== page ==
Anthologies and Reference — Before Geoffrey of Monmouth: Early Latin Texts – Welsh Poems and Stories — Geoffrey — Knights of the Round Table: Breton lai – Tristan and Isolde – Chretien de Troyes – Romances based on Chretien’s – More romances — Cyclical Romances — Malory
This began as a list of recommended reading, but it’s difficult to cut it down to that. English-speaking readers have a “canonical” medieval Arthurian text, Thomas Malory’s Morte Darthur, published in 1485 and available in many editions since then. Read it, and you have a good basis for understanding 20th- and 21st-century Arthurian novels, movies, and TV series. It is the last item on this list of works, which provides I hope a sense of how the stories of Arthur, Merlin, and his knights evolved.
Anthologies and Reference
Richard Barber, Arthurian Legends: An Illustrated Anthology (Boydell & Brewer)
Richard Brengle, Arthur, King of Britain (Prentice-Hall or Appleton-Century-Crofts)
James Wilhelm, rev. Norris Lacy, The Romance of Arthur : An Anthology of Medieval Texts in Translation (3rd ed., Routledge 2013)
Camelot Project at the University of Rochester is an anthology of texts, commentary, and artworks. It is particularly rich in 19th-century and early 20th-century materials.
King Arthur Aloud offers audio files of readings from medieval Arthurian literature in Welsh, French, German, and English, in a scholarly reconstruction of the original pronunciation.
Norris J. Lacy, ed. New Arthurian Encyclopedia, or the older Arthurian Encyclopedia (Routledge/Garland)
Norris J. Lacy and Geoffrey Ashe, Arthurian Handbook (Garland 1988, rev. Routledge 1997)
Alan Lupack, The Oxford Guide To Arthurian Literature And Legend (Oxford 2005)
A note about editions and translations: An edition of a medieval work is usually a printed presentation of the text as found in one manuscript, with a few changes where the editor feels that the scribe misinterpreted a word. Sometimes the editor will include important variants from other manuscripts (that is, extra lines or changed lines that make sense). Some editions attempt to give all variants from all available manuscripts. A translation into English will follow a certain style which may or may not convey the flavor of the original. For example, if verse is translated into prose, it will lose its sparkle; but if the original is very difficult verse or poor-quality verse, the prose translation may seem ideal for a reader who wants to get the gist of the story. Most online translations are public domain, i.e. older than 1923, and often they use a vocabulary and even sentence structure that shows its age.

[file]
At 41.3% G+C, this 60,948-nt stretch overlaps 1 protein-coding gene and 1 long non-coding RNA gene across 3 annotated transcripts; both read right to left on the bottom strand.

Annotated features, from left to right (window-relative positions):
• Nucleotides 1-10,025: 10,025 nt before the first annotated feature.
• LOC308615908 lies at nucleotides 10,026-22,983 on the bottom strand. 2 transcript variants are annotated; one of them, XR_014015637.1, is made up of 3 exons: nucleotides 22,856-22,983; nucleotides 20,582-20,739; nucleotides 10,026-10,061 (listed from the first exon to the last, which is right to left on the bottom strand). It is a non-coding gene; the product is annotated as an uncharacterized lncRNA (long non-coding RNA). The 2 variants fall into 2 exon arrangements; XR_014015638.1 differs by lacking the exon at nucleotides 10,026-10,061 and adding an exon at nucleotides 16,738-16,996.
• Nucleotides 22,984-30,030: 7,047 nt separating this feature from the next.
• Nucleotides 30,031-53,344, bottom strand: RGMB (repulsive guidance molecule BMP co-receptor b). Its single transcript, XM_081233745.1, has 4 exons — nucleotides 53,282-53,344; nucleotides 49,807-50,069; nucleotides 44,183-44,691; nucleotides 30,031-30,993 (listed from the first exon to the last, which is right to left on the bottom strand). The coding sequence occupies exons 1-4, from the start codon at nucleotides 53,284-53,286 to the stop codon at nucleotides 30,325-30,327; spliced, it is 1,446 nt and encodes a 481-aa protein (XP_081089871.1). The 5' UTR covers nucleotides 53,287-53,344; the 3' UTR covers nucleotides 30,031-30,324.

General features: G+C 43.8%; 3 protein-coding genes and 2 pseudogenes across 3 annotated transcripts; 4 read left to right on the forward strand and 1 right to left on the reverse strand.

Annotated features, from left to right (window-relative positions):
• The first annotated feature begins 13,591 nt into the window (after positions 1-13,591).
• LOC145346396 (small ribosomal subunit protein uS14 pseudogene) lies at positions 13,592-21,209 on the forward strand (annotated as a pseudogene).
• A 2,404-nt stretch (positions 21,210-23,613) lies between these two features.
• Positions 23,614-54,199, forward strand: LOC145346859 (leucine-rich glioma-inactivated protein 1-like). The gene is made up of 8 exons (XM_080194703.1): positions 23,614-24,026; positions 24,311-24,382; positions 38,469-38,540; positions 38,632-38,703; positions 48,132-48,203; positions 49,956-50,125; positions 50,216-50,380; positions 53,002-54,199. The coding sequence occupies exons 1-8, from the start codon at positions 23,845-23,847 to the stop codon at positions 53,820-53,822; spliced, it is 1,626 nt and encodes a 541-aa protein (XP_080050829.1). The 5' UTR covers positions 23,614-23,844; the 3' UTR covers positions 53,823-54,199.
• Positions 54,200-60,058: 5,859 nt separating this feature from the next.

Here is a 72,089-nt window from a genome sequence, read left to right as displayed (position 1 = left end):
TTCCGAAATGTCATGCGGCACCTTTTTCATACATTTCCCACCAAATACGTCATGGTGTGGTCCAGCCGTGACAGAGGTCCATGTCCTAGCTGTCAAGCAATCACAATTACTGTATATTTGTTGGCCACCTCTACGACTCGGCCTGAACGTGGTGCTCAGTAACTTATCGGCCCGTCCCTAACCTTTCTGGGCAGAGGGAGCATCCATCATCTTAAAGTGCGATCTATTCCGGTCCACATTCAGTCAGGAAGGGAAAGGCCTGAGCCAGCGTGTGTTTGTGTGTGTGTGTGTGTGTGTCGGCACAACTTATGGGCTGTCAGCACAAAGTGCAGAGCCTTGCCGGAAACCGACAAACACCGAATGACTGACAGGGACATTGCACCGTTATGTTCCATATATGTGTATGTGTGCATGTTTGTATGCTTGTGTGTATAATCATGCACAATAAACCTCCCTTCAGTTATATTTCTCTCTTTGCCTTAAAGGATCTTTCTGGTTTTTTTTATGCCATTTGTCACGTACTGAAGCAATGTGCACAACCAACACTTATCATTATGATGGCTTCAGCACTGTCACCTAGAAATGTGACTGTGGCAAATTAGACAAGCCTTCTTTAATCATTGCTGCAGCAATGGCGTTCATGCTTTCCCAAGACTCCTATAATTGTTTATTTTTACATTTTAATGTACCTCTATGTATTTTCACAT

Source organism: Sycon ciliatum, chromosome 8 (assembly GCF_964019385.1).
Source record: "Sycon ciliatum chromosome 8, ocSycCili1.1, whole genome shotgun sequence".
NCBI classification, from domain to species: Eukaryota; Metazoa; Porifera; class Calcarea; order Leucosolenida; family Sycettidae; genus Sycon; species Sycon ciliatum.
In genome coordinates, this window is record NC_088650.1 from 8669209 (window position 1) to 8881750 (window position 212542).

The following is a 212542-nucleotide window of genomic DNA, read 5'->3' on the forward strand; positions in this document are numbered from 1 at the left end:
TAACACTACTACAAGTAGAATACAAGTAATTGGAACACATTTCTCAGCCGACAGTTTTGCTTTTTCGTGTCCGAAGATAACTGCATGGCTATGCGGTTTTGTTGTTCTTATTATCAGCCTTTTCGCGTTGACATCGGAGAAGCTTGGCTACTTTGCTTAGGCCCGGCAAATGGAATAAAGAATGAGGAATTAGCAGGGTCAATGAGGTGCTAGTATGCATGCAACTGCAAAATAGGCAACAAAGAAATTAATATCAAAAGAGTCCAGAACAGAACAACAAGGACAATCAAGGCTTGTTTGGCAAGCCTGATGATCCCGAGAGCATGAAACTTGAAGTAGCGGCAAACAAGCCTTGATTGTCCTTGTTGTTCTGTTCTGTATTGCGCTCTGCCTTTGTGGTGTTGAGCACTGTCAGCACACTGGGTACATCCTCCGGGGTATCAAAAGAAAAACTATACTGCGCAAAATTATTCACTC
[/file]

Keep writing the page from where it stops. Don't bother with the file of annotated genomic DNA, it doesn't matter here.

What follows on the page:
Before the beginning
Early Latin texts
Gildas, De Excidio Britanniae (On the Ruin of Britain, 6th c. Latin prose). Online translations into English: Gildas the Wise, Ruin of Britain, trans. Hugh Williams (1899) or Six Old English Chronicles, trans. Giles (1891). Gildas does not mention Arthur but his description of the political situation and the Battle of Badon became part of the story of Arthur.
Nennius, Historia Brittonum (History of the Britons, 9th c. Latin prose). Online translations into English: Six Old English Chronicles, trans. Giles (1891); the Arthurian passage, trans. John Morris (1980). This is the earliest appearance of the Arthur who became King Arthur.
Annales Cambriae (Welsh Annals, 10th c. Latin prose). Online English translation by James Ingram (1912); facsimile of first page (including the two Arthur references) from British Library Harley 3859.
- Original Latin and Welsh texts, including genealogies,collected by Keith Fitzpatrick-Matthews. Some are provided with translations into English.
Welsh poems and stories
Welsh elegies, triads, and bardic poems: see The Arthur of the Welsh : The Arthurian Legend in Medieval Welsh Literature, by Rachel Bromwich, (U. of Wales Press); or John B. Coe and Simon Young, The Celtic Sources for the Arthurian Legend (Llanerch 1995).
Online edition, translation, notes, and audio for Taliessin’s poem Preiddeu Annwn (by Sarah Higley)
The Mabinogion, (11th. c. and after; some editions do not contain the Arthurian tales). Mabinogion, trans. online Lady Charlotte Guest (1849) or Jones & Jones. (1949)
The lives of Saints Euflam or Efflam, Cadog, Carannog, Illtud, Padarn, and Gildas (the life by Caradoc of Llancarfan) all mention Arthur. A preface to the life of St. Goeznovius tells how Arthur fought the Saxons. The life of St Kentigern mentions a figure named Lailoken who was perceived in the Middle Ages to be similar to Geoffrey of Monmouth’s Merlin. Some of these saints’ lives are available online in English translations.
- Online sources for Welsh literature (original and translation) are available at the Celtic Literature Collective.
Geoffrey’s History is the first book to tell the story of King Arthur, his queen, his knights, his strange begetting, and his death. Over the next century, long narrative poems and tales (romances) and some shorter poems (lais) were written about the adventures of various knights. In some of them, Arthur is just a casual character; in others, hie plays a vital role.
Geoffrey of Monmouth, History of the Kings of Britain (ca. 1138), tr. Lewis Thorpe –great list of names (Penguin, 1981); or else tr. Michael Faletra (Broadview, 2008)–includes Geoffrey’s Life of Merlin and many other useful texts in English.
Geoffrey’s Latin work was translated into French verse for the 12th-century Anglo-Norman court by Wace and later into English verse by Layamon (the versions have many differences from Geoffrey). Both of these were called Brut, for Brutus, the eponymous leader of the first humans to inhabit Britain. For these, see either Arthurian Chronicles (Medieval Academy Reprints for Teaching, 35) by Wace and Layamon (U. of Toronto Press), or else The Life of King Arthur by Wace and Lawman (Everyman Paperback Classics, 1997).